Is Ferguson plc (LON:FERG) The Right Choice For A Smart Dividend Investor?

February 03, 2020
  •  Updated
September 29, 2022
LSE:FERG
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Is Ferguson plc (LON:FERG) a good dividend stock? How can we tell? Dividend paying companies with growing earnings can be highly rewarding in the long term. Yet sometimes, investors buy a stock for its dividend and lose money because the share price falls by more than they earned in dividend payments.

Investors might not know much about Ferguson's dividend prospects, even though it has been paying dividends for the last nine years and offers a 2.3% yield. A 2.3% yield is not inspiring, but the longer payment history has some appeal. The company also bought back stock equivalent to around 0.9% of market capitalisation this year. Before you buy any stock for its dividend however, you should always remember Warren Buffett's two rules: 1) Don't lose money, and 2) Remember rule #1. We'll run through some checks below to help with this.

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LSE:FERG Historical Dividend Yield, February 4th 2020
LSE:FERG Historical Dividend Yield, February 4th 2020

Payout ratios

Dividends are usually paid out of company earnings. If a company is paying more than it earns, then the dividend might become unsustainable - hardly an ideal situation. Comparing dividend payments to a company's net profit after tax is a simple way of reality-checking whether a dividend is sustainable. In the last year, Ferguson paid out 45% of its profit as dividends. A medium payout ratio strikes a good balance between paying dividends, and keeping enough back to invest in the business. Besides, if reinvestment opportunities dry up, the company has room to increase the dividend.

In addition to comparing dividends against profits, we should inspect whether the company generated enough cash to pay its dividend. The company paid out 51% of its free cash flow, which is not bad per se, but does start to limit the amount of cash Ferguson has available to meet other needs. It's encouraging to see that the dividend is covered by both profit and cash flow. This generally suggests the dividend is sustainable, as long as earnings don't drop precipitously.

We update our data on Ferguson every 24 hours, so you can always get our latest analysis of its financial health, here.

Dividend Volatility

One of the major risks of relying on dividend income, is the potential for a company to struggle financially and cut its dividend. Not only is your income cut, but the value of your investment declines as well - nasty. The first recorded dividend for Ferguson, in the last decade, was nine years ago. Although it has been paying a dividend for several years now, the dividend has been cut at least once, and we're cautious about the consistency of its dividend across a full economic cycle. During the past nine-year period, the first annual payment was US$0.55 in 2011, compared to US$2.08 last year. This works out to be a compound annual growth rate (CAGR) of approximately 16% a year over that time. The dividends haven't grown at precisely 16% every year, but this is a useful way to average out the historical rate of growth.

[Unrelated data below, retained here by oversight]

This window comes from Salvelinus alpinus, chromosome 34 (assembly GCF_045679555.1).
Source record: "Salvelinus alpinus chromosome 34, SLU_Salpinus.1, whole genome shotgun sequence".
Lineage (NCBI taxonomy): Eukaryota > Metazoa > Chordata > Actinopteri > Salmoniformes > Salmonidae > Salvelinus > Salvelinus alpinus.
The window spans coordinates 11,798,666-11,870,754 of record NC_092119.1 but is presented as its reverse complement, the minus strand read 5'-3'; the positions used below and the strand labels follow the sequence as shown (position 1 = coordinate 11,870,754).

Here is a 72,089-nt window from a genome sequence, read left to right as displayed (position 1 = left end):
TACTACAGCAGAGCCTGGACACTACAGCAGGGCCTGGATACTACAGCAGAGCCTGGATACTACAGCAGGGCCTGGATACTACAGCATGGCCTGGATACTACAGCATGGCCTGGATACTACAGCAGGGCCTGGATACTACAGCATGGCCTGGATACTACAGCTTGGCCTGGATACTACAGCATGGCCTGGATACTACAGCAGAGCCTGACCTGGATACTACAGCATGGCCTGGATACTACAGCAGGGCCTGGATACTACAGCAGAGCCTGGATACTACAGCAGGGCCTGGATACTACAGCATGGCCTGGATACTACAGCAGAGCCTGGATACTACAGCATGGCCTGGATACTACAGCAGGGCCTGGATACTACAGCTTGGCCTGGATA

So, its dividends have grown at a rapid rate over this time, but payments have been cut in the past. The stock may still be worth considering as part of a diversified dividend portfolio.

Dividend Growth Potential

With a relatively unstable dividend, it's even more important to see if earnings per share (EPS) are growing. Why take the risk of a dividend getting cut, unless there's a good chance of bigger dividends in future? Earnings have grown at around 7.3% a year for the past five years, which is better than seeing them shrink! Earnings per share have been growing at a credible rate. What's more, the payout ratio is reasonable and provides some protection to the dividend, or even the potential to increase it.

Conclusion

Dividend investors should always want to know if a) a company's dividends are affordable, b) if there is a track record of consistent payments, and c) if the dividend is capable of growing. Above all, we're glad to see that Ferguson pays out a low fraction of its earnings and, while it paid a higher percentage of cashflow, this also was within a normal range. Unfortunately, earnings growth has also been mediocre, and the company has cut its dividend at least once in the past. Ultimately, Ferguson comes up short on our dividend analysis. It's not that we think it is a bad company - just that there are likely more appealing dividend prospects out there on this analysis.

Earnings growth generally bodes well for the future value of company dividend payments. See if the 23 Ferguson analysts we track are forecasting continued growth with our free report on analyst estimates for the company.

If you are a dividend investor, you might also want to look at our curated list of dividend stocks yielding above 3%.

If you spot an error that warrants correction, please contact the editor at editorial-team@simplywallst.com. This article by Simply Wall St is general in nature. It does not constitute a recommendation to buy or sell any stock, and does not take account of your objectives, or your financial situation. Simply Wall St has no position in the stocks mentioned.

We aim to bring you long-term focused research analysis driven by fundamental data. Note that our analysis may not factor in the latest price-sensitive company announcements or qualitative material. Thank you for reading.

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